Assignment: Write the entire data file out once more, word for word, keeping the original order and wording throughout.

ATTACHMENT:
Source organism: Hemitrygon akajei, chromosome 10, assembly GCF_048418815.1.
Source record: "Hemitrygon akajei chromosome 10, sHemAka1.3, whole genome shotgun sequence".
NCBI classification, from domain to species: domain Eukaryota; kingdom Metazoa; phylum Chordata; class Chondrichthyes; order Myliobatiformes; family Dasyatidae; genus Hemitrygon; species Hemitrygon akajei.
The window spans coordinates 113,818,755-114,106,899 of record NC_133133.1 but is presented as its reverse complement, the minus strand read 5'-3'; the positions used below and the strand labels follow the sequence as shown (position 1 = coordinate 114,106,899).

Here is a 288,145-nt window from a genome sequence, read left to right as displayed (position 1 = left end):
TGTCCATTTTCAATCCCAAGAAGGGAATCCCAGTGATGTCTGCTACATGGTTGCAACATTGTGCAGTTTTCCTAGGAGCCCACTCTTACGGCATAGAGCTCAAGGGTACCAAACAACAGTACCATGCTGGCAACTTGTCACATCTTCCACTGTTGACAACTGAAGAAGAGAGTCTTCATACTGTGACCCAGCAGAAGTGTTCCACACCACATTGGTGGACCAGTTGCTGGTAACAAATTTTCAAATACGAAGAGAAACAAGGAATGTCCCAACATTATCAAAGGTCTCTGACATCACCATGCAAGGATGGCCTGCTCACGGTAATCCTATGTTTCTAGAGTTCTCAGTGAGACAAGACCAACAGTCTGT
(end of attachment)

Source organism: Hemitrygon akajei, chromosome 10, assembly GCF_048418815.1.
Source record: "Hemitrygon akajei chromosome 10, sHemAka1.3, whole genome shotgun sequence".
NCBI classification, from domain to species: domain Eukaryota; kingdom Metazoa; phylum Chordata; class Chondrichthyes; order Myliobatiformes; family Dasyatidae; genus Hemitrygon; species Hemitrygon akajei.
The window spans coordinates 113,818,755-114,106,899 of record NC_133133.1 but is presented as its reverse complement, the minus strand read 5'-3'; the positions used below and the strand labels follow the sequence as shown (position 1 = coordinate 114,106,899).

Here is a 288,145-nt window from a genome sequence, read left to right as displayed (position 1 = left end):
TGTCCATTTTCAATCCCAAGAAGGGAATCCCAGTGATGTCTGCTACATGGTTGCAACATTGTGCAGTTTTCCTAGGAGCCCACTCTTACGGCATAGAGCTCAAGGGTACCAAACAACAGTACCATGCTGGCAACTTGTCACATCTTCCACTGTTGACAACTGAAGAAGAGAGTCTTCATACTGTGACCCAGCAGAAGTGTTCCACACCACATTGGTGGACCAGTTGCTGGTAACAAATTTTCAAATACGAAGAGAAACAAGGAATGTCCCAACATTATCAAAGGTCTCTGACATCACCATGCAAGGATGGCCTGCTCACGGTAATCCTATGTTTCTAGAGTTCTCAGTGAGACAAGACCAACAGTCTGT